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Tequila is produced mostly in the western Mexican state of Jalisco, appropriately much of it is made in or near Tequila, a small town about 40 miles (65 km) west of the capital, Guadalajara, on Hwy 15. The other major tequila region, called Los Altos, or the Highlands, is a little further away, about 135 kms (84 miles) to the northeast.
Jalisco is by far the largest grower of agaves and producer of tequilas: more than 80% of all blue agave is in Jalisco. The total number of agaves planted from 2000 to the end of 2006 was just over 394.68 million - more than 336.338 of them in Jalisco.
Updated June 27, 2007
Many of the agave plantations in Oaxaca are terraced into the hills. While larger producers use modern production methods and produce blends, their products are equivalent to bulk mixto tequilas. It is said that each local mezcal is different because of the dirt and the mezcalero's hand. In the wine trade this is referred to as 'terroir' - a word that denotes the special characteristics that geography bestowed upon the products. it is the sum of the effects the local environment has had on the manufacture of the product.
In part because much of it is still made in small lots by small village producers, mezcal retains more mystical-religious and cultural links than tequila. The people who harvest the maguey and make mezcal are magueyeros and makers of mezcal known as palenqueros. The vendors or producers are called mezcaleros.
The flavour and the aroma of these small-production mezcals are quite different from that which you might have encountered with some of the more common commercial brands.
The agaves require little care after planting: no irrigation is necessary. Agaves can also grow in areas where other plants or cattle do not survive. Typically agave plantations in Oaxaca are planted 1,000-2,000 per hectare, 2m apart in rows 3.5m apart. This is considerably less dense that the agave plantations in Jalisco.
The local Oaxacan agave, espadin, is used for about 90% of all mezcal production. Ron Cooper, of Del Maguey mezcal, reports that plant geneticists recently discovered the espadin is the genetic mother of the blue agave.
Budding plants (hijuelos) are cut from the parent plant at three years. The agave shoots are often planted with other crops like corn, beans and pumpkin to provide sustenance while the agaves ripen. In this case there are about 1-2,000 plants per hectare when with other crops, but if planted alone can reach 2,500-3,000 per hectare. The rugged terrain and poor soil of some areas means lower densities - under 1,500 plants per hectare.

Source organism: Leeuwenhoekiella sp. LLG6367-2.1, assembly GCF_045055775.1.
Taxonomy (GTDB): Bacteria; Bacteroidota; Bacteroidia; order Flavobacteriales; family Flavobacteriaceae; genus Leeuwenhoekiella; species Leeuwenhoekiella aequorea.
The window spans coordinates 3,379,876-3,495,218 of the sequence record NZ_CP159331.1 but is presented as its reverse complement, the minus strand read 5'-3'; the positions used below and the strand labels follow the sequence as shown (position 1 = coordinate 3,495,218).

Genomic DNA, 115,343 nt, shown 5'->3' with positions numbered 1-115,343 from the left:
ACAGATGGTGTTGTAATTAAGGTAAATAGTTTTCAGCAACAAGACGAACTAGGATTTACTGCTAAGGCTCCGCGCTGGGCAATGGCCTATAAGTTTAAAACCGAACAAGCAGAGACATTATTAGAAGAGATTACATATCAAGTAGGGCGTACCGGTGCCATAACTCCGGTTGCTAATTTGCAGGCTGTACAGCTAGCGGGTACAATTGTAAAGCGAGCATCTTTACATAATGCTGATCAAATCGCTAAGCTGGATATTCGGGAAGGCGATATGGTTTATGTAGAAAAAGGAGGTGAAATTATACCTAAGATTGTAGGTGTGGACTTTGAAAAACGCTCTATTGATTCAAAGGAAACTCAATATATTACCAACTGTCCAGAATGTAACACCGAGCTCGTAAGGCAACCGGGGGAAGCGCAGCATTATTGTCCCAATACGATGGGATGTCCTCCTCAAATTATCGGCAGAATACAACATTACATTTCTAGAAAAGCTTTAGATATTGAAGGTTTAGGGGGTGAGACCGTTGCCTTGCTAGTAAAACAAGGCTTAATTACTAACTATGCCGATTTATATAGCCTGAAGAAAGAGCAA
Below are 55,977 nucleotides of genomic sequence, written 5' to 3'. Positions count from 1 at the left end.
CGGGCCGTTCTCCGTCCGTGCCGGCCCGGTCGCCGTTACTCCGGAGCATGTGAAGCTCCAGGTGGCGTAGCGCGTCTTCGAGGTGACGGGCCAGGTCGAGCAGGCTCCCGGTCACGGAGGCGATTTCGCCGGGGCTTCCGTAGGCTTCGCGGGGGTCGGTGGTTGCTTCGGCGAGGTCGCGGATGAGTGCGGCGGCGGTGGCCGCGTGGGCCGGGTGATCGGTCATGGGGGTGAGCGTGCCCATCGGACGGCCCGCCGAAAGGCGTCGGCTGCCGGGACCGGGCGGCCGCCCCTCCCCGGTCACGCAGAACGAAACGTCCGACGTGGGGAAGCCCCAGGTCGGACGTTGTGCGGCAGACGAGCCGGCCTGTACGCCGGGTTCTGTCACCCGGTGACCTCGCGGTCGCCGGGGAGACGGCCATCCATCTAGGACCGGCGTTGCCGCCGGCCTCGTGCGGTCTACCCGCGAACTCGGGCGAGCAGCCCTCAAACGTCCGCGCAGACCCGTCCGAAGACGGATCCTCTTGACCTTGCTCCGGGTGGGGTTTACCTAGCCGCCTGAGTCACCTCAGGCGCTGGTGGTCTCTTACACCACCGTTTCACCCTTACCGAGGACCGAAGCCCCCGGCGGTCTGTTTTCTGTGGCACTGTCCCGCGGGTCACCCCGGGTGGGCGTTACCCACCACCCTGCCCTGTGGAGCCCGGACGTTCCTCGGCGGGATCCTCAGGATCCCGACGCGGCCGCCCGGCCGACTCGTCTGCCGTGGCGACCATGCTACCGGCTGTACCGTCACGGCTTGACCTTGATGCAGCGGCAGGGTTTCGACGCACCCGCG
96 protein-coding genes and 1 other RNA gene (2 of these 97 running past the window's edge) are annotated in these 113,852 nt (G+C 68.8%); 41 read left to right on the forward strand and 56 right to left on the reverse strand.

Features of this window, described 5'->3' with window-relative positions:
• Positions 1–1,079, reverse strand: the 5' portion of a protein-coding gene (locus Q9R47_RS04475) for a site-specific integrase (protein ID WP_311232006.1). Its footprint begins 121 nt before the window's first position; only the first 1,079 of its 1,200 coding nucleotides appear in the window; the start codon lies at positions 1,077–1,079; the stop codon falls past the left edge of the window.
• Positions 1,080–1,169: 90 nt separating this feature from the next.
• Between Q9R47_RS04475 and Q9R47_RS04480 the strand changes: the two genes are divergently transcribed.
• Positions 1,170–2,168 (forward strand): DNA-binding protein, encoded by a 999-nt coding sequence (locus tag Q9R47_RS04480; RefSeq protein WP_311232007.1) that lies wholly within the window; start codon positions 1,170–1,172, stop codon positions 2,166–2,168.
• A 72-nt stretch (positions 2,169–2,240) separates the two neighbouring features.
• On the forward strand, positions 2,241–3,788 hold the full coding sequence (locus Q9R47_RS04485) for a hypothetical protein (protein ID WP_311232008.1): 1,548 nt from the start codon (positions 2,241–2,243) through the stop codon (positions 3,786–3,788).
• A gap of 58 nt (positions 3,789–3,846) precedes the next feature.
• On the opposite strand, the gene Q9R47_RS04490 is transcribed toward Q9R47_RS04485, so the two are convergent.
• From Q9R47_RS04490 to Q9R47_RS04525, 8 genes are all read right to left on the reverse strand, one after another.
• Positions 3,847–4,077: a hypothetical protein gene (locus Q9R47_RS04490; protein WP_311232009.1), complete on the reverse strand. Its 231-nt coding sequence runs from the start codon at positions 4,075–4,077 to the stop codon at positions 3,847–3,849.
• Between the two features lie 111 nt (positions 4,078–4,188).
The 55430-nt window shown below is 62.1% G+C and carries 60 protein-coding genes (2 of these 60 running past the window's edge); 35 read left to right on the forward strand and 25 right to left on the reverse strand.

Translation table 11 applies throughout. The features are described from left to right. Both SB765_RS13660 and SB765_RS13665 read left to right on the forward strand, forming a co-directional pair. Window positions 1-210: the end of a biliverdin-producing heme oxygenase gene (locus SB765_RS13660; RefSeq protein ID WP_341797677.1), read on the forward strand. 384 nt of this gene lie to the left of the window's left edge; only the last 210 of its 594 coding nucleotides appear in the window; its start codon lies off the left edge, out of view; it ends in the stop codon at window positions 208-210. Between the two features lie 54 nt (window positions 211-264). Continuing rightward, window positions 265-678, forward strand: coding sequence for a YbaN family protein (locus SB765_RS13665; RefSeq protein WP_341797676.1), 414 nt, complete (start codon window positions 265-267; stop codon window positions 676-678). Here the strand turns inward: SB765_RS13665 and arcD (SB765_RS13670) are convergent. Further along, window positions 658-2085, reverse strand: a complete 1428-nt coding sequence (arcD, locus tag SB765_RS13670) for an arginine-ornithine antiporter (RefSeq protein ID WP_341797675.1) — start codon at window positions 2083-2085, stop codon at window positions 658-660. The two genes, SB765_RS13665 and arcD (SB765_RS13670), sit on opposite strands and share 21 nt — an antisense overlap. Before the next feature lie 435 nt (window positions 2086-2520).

The quiote is cut off, and within a year the plant is harvested. They are harvested between six and twelve years, depending on soil and moisture - the average being eight years, like with tequila.
Mezcal piņas are roasted or grilled over hot rocks in covered conical pits (called palenques or hornos; 5-8 feet deep and 12-15 feet across). These are lined with stones or fireproof bricks. A fire is started in the pit, and burns for about 24 hours to heat the stones. Then the piņas are placed in the pit and covered with moist fibre (left over from the previous fermentation, and containing natural yeast residues). This is then covered with a layer of agave leaves or woven palm leaves (petates: woven palm fibre mats), and earth during the two-three days of cooking. The
Some producers say using the discarded agave fibre to cover the palenque, helps reduce the smokiness of the mezcal, making a smoother product.
The baking of the agave is the main difference between tequila and mezcal production.
The baking caramelizes the sugars, and after cooking, the piņas are left to stand in the sun for several days before shredding and fermenting.
Baking the agave piņa in pits is an ancient craft - the traditional method of cooking the agave for eating. It was described in books and journals by Jesuit writers in Mexico during the mid 18th century. The process is at least 4,000 years old, attested to by ancient roasting pits with the remains of the roasted hearts, found by archeologists in southern New Mexico and northern Mexico.